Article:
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Ernst Curtius

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Ernst Curtius
Photograph from Imagines Philologorum
by Alfred Gudeman
Born(1814-09-02)2 September 1814
Died11 July 1896(1896-07-11) (aged 81)
Known forOlympia
Scientific career
Portrait by Max Koner (detail, 1890)

Ernst Curtius (/ˈkʊərtsiˌʊs/; 2 September 1814 – 11 July 1896) was a German archaeologist, historian and museum director. [1]


Curtius' tomb in Berlin

He was born in Lübeck. On completing his university studies he was chosen by C. A. Brandis to accompany him on a journey to Greece for the prosecution of archaeological researches. Curtius then became Karl Otfried Müller's companion in his exploration of the Peloponnese, and on Müller's death in 1840 he returned to Germany. In 1844 he became an extraordinary professor at the University of Berlin, and in the same year he was appointed tutor to Prince Frederick William (afterwards the Emperor Frederick III), a post which he held until 1850.[2]

After holding a professorship at Göttingen and undertaking a further journey to Greece in 1862, Curtius was appointed (in 1863) ordinary professor at Berlin. In 1874 he was sent to Athens by the German government and there concluded an agreement by which the excavations at Olympia were entrusted exclusively to Germany. Curtius was elected an International Honorary Member of the American Academy of Arts and Sciences in 1876.[3] In 1891 Curtius was elected a member of the American Antiquarian Society.[4] He was elected an International Member of the American Philosophical Society in 1895.[5] Curtius died in Berlin on 11 July 1896.[6]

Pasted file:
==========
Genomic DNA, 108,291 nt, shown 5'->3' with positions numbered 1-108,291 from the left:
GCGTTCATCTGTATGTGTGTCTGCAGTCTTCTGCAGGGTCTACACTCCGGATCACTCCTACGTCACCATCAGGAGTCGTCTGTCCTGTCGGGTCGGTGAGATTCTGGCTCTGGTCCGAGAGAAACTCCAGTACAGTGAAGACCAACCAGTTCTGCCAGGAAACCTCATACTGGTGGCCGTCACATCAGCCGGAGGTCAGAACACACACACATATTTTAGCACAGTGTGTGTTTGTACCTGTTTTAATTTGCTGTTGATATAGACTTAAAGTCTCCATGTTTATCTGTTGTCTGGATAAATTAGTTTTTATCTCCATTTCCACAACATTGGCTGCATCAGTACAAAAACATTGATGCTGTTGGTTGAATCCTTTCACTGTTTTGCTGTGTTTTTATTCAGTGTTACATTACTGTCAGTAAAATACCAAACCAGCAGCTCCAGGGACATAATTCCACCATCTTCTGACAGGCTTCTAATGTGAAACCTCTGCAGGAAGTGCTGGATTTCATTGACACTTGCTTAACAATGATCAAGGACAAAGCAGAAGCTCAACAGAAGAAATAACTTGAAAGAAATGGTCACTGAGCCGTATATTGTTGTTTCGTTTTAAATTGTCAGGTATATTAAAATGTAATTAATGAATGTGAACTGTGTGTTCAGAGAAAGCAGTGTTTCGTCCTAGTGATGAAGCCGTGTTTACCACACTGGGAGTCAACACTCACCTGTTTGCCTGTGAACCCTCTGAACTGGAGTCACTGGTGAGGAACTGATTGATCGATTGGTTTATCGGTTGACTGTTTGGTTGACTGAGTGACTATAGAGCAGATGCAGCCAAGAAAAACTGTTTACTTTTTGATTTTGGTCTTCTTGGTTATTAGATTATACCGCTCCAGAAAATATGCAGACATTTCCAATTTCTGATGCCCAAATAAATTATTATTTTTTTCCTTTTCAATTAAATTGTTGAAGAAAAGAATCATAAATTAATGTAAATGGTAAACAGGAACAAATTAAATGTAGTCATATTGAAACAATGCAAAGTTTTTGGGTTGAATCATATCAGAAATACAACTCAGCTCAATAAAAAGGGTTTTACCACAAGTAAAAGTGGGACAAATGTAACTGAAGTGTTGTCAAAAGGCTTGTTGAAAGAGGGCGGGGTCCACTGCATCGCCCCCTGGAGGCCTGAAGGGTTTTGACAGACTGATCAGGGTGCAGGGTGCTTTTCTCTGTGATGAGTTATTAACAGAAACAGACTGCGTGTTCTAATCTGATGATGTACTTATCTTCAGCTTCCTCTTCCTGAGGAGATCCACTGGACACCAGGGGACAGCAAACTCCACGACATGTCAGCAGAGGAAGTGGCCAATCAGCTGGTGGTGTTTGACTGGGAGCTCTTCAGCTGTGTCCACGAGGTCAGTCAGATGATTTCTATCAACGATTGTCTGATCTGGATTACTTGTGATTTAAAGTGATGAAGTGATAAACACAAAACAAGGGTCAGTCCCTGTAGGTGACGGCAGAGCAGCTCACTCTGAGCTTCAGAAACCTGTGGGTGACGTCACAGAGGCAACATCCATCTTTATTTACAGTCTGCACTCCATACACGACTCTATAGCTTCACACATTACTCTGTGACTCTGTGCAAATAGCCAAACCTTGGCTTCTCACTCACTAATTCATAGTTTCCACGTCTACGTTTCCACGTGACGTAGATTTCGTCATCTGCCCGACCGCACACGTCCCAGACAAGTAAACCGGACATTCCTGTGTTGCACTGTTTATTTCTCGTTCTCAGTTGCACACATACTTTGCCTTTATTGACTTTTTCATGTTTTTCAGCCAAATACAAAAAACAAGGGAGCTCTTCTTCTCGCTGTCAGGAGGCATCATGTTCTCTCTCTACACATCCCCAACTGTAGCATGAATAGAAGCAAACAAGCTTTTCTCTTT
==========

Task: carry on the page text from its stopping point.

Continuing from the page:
Excavation in Olympia[edit]

On 10 June 1852 Ernst Curtius delivered his famous oration on Olympia at the Singakademie in Berlin in the presence of royal family, which marked the first step towards excavations of Olympia, and gave great impetus for the historical archaeological works in Greece.[1] Following the death of Eduard Gerhard in 1867, Curtius succeeded him as professor of classical archaeology at Berlin. At the same time, Curtius served as a director of the Altes Museum and Antiquarium. The Turko-Russian War (1877–78) delayed the process of reaching an agreement between Greek and German governments for undertaking excavation at Olympia.[1]

Curtius's imperial connections helped him to convince the government to nationalize the German Archaeological Institute in 1874, and open a branch in Athens. In 1874, the Greek government granted the exclusive right to the German Archaeological Institute to excavate at Olympia. A landmark agreement in the history of archaeology was signed by Curtius on 25 April 1874 at Athens, which mandated the Germans to leave all finds in Greece.[7] A special museum was built on the site for this purpose.[8]